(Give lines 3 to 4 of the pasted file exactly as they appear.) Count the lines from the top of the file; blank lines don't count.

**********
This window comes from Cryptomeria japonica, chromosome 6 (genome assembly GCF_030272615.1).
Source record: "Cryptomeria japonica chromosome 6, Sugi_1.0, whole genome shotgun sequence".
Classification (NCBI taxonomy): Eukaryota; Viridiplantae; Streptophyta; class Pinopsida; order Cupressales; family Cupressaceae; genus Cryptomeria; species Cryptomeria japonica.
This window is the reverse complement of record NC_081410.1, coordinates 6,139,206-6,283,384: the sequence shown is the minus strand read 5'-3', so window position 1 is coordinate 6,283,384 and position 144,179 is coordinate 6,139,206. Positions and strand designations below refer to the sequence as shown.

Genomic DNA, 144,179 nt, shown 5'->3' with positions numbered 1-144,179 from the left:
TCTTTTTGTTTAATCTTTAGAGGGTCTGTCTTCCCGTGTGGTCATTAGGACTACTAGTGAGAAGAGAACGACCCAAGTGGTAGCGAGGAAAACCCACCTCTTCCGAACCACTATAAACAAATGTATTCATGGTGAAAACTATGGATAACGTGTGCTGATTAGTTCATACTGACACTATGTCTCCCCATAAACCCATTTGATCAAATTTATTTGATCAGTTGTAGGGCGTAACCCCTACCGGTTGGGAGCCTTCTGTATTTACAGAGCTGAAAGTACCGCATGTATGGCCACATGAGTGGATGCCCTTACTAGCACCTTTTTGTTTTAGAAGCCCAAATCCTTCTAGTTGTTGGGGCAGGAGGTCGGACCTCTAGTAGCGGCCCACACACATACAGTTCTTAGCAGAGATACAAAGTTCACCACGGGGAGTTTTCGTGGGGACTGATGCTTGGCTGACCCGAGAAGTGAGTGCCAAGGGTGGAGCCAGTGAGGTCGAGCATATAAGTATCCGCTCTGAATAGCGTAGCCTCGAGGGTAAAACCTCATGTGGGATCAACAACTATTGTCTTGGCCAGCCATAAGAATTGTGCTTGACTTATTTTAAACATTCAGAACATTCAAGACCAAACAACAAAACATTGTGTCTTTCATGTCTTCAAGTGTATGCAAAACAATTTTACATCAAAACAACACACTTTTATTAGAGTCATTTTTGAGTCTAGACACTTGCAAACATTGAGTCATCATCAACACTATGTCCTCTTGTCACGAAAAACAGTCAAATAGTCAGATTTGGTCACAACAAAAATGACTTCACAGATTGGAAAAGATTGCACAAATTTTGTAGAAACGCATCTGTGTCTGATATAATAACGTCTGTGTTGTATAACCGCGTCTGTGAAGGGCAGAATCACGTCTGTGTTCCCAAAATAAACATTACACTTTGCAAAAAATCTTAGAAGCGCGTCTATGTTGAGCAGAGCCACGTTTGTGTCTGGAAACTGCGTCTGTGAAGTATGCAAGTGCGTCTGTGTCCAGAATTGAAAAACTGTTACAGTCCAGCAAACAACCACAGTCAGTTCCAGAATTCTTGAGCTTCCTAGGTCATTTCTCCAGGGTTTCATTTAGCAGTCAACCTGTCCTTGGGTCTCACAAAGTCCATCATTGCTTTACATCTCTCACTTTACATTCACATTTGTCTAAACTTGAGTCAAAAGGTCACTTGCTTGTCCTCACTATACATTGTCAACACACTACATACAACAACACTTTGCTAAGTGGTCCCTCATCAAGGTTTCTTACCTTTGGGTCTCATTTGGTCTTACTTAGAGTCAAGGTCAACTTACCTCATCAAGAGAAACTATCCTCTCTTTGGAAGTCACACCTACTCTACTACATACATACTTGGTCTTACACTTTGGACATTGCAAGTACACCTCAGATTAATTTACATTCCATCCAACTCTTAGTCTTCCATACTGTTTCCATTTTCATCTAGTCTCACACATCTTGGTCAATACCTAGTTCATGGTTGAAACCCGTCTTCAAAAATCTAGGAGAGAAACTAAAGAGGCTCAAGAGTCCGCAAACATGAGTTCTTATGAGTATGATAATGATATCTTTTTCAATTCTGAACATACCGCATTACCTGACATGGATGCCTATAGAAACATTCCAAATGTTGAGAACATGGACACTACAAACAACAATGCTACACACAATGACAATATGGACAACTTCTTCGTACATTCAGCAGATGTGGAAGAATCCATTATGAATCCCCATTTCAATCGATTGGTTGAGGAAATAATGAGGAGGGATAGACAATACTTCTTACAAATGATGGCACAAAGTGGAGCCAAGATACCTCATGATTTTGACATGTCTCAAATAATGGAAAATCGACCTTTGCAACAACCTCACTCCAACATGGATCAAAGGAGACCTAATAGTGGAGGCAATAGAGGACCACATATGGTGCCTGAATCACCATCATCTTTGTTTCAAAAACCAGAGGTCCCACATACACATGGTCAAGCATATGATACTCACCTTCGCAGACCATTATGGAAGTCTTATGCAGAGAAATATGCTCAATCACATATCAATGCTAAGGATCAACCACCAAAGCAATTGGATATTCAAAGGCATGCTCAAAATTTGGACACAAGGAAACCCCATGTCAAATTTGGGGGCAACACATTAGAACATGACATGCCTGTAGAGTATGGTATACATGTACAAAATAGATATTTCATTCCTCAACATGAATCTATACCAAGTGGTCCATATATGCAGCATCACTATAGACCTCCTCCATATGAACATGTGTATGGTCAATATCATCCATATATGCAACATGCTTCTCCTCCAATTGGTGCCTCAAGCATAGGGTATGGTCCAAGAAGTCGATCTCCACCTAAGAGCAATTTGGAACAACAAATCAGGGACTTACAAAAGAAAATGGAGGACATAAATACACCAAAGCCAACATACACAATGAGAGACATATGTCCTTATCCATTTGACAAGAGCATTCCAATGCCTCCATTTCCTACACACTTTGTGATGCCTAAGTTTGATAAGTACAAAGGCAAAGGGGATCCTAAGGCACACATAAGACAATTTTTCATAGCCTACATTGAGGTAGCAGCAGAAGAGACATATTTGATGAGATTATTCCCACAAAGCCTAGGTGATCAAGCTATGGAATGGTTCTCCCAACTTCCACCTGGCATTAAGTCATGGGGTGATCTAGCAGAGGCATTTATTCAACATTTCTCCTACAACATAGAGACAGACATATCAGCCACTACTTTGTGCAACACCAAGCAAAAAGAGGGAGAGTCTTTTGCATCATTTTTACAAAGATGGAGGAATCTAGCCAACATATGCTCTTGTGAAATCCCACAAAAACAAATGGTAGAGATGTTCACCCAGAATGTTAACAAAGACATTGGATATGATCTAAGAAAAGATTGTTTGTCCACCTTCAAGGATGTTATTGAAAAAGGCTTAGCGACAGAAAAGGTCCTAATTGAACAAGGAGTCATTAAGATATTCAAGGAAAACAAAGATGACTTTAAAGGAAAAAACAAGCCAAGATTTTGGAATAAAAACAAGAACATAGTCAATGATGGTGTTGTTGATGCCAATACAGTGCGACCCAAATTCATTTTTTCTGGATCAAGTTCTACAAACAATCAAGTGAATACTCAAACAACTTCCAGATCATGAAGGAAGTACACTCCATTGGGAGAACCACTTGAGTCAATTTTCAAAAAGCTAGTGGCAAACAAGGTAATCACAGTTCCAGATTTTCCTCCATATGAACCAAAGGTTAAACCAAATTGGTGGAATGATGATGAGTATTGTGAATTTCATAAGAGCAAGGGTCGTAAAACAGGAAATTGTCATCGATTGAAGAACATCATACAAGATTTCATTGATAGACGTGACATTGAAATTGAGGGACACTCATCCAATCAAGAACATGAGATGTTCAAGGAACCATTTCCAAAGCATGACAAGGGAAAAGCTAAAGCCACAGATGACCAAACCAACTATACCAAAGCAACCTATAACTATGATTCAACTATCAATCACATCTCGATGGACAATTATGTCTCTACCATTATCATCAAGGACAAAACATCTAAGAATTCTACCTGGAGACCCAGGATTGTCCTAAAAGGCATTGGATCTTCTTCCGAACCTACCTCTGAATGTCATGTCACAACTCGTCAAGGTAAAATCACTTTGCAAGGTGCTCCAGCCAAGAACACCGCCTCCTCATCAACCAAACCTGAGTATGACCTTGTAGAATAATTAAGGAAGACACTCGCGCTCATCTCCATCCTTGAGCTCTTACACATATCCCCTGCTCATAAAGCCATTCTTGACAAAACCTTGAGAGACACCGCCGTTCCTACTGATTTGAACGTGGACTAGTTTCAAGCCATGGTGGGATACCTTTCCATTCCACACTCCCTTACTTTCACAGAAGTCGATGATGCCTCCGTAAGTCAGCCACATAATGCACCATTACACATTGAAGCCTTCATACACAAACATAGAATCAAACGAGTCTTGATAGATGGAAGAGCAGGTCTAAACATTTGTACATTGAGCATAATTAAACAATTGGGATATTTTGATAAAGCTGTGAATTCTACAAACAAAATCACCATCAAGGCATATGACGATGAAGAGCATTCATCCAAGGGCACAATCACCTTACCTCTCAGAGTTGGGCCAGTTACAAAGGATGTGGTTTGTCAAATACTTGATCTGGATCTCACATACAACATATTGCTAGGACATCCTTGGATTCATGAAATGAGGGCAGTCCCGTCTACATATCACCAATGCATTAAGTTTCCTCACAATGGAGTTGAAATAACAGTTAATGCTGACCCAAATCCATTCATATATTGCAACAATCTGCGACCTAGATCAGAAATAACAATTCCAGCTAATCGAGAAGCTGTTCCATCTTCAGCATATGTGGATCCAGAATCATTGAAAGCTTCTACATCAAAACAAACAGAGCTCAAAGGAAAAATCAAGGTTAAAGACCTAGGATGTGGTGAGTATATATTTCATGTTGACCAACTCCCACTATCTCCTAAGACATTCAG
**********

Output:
Classification (NCBI taxonomy): Eukaryota; Viridiplantae; Streptophyta; class Pinopsida; order Cupressales; family Cupressaceae; genus Cryptomeria; species Cryptomeria japonica.
This window is the reverse complement of record NC_081410.1, coordinates 6,139,206-6,283,384: the sequence shown is the minus strand read 5'-3', so window position 1 is coordinate 6,283,384 and position 144,179 is coordinate 6,139,206. Positions and strand designations below refer to the sequence as shown.